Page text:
The numbers do not make sense.
Gulfport and Biloxi, Miss., reported an average unemployment rate of 15.6 percent at the start of February. A year ago the communities were at 5.9 percent. The difference is the result of work lost in the wake of Hurricane Katrina, according to state officials.
But manufacturers that are up and running there say they cannot find enough people to fill their open jobs.
At United States Marine Inc. in Gulfport, President Barry Dreyfus Jr. said he is retaining less than 20 percent of new hires as he works to fill jobs for his military boat manufacturing business.
In nearby Long Beach, Oreck Manufacturing Co. has launched a special series of meetings on worker retention, focusing on how to attract and keep employees.
While Oreck kept nearly all of its skilled workers following the Aug. 29 storm, it still lost an estimated 20 percent of its unskilled laborers, said Mike Ross, director of molding operations.
The same is true in the New Orleans suburb of Harahan, La., where injection molder Intralox LLC has hired 230 people since September. More than 100 of those people did not stick around, though, some never returning after their first day.
The best guess Ross and others have is that some people are taking advantage of extended unemployment benefits or devoting their time solely to repairing their damaged houses.
As a result, the competition for those people willing and able to work has been fierce - and manufacturers are not the only ones in the game.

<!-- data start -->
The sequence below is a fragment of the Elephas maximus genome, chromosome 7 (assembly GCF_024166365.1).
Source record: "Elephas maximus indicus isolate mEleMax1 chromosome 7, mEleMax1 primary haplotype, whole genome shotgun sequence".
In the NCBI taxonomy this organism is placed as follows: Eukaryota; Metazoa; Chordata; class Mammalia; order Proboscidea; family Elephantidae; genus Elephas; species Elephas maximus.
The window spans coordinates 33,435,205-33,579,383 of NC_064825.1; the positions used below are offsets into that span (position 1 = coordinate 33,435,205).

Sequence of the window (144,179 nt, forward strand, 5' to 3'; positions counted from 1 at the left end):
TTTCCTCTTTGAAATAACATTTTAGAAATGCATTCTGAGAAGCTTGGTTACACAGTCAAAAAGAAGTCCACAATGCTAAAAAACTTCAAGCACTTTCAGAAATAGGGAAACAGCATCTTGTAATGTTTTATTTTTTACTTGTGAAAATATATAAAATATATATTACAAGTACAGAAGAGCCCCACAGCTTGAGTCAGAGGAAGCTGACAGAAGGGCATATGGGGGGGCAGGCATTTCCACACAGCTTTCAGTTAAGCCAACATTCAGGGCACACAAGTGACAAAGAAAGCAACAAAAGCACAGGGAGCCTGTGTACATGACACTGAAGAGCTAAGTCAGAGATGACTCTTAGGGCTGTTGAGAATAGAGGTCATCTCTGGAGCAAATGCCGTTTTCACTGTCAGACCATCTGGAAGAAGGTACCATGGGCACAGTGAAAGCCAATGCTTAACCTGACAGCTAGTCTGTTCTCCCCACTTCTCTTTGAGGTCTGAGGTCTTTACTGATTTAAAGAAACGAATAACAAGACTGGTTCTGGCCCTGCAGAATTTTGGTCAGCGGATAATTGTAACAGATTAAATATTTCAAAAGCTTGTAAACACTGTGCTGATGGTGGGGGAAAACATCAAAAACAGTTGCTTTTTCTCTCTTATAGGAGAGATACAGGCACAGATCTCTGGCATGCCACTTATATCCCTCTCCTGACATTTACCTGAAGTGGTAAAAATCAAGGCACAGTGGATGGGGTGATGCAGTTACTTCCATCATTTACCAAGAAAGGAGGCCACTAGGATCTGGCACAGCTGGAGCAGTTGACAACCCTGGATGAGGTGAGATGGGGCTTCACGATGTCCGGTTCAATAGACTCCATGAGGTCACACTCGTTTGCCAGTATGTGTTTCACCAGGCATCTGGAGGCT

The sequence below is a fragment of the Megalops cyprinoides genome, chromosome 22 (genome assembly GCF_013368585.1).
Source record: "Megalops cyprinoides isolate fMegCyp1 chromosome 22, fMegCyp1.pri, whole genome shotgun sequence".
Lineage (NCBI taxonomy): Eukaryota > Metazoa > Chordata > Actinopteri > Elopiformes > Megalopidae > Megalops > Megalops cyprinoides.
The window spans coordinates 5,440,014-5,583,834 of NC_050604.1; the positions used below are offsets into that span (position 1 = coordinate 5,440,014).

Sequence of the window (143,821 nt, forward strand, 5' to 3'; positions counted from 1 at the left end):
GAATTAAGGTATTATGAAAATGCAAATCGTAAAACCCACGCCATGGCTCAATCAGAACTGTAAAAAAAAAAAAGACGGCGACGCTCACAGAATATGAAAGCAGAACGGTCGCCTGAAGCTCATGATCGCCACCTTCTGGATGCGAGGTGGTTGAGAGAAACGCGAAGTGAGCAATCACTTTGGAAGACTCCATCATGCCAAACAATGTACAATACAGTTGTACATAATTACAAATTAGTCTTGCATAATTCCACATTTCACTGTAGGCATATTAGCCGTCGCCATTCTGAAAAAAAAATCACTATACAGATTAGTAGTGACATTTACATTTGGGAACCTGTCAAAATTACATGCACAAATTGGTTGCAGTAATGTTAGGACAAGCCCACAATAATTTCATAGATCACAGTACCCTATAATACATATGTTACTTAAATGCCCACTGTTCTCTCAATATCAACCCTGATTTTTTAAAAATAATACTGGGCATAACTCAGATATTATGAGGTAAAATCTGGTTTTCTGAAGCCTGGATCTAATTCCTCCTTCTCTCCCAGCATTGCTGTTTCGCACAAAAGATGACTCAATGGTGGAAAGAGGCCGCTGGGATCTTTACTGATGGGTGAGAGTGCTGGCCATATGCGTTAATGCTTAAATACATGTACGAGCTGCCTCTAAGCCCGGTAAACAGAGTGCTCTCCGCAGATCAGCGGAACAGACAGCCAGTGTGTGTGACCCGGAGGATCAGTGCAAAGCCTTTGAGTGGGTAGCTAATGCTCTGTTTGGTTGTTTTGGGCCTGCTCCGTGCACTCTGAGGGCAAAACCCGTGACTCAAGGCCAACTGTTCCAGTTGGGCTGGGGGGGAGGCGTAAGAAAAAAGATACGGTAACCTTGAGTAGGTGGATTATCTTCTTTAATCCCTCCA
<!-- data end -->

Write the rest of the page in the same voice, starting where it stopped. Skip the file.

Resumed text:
Restaurants and stores have been offering top wages and struggling to stay open as well. Places in the region that have managed to remain open typically are operating at reduced hours, unable to find enough people to staff night or weekend shifts.
In New Orleans, many grocery stores close by 6 p.m., noted David Lowry, production manager for Intralox.
``You can't just decide to run out to a restaurant for dinner,'' he said. ``You've got to plan everything.''
Some fast-food chains have taken to offering hiring bonuses to new workers, noted Bob DePerro, vice president of First American Plastic Molding Enterprise in Ocean Springs, Miss.
``We're competing with McDonald's and Burger King for people - and they're winning,'' Ross said.
In the new post-Katrina hiring world, the rules have had to change. If someone comes in looking for work at Intralox, the company will put him to work right away, said plant manager Paul Horton. If they hand him an application and tell him to come back the next day, Intralox will lose that person to the shop down the street.
Company operators maintain they would prefer a standard hiring practice, complete with pre-screening, background checks and drug tests. But that simply is not feasible.
And businesses do everything they can to help keep the employees they already have. Companies with little or no damage from Katrina provided food, water and even housing in some cases. They have had to allow a flexible schedule for workers who need time off to meet with contractors or insurance inspectors, Ross said.
Dreyfus, who moved USMI from New Orleans to Gulfport in the wake of the storm, was able to keep 75 percent of his 128 employees. And as the company struggles to bring in people to fill vacancies, he said he tries to keep a positive attitude.
``If all I get out of them is one day's work pushing papers around, well then at least I got one day's work,'' he said.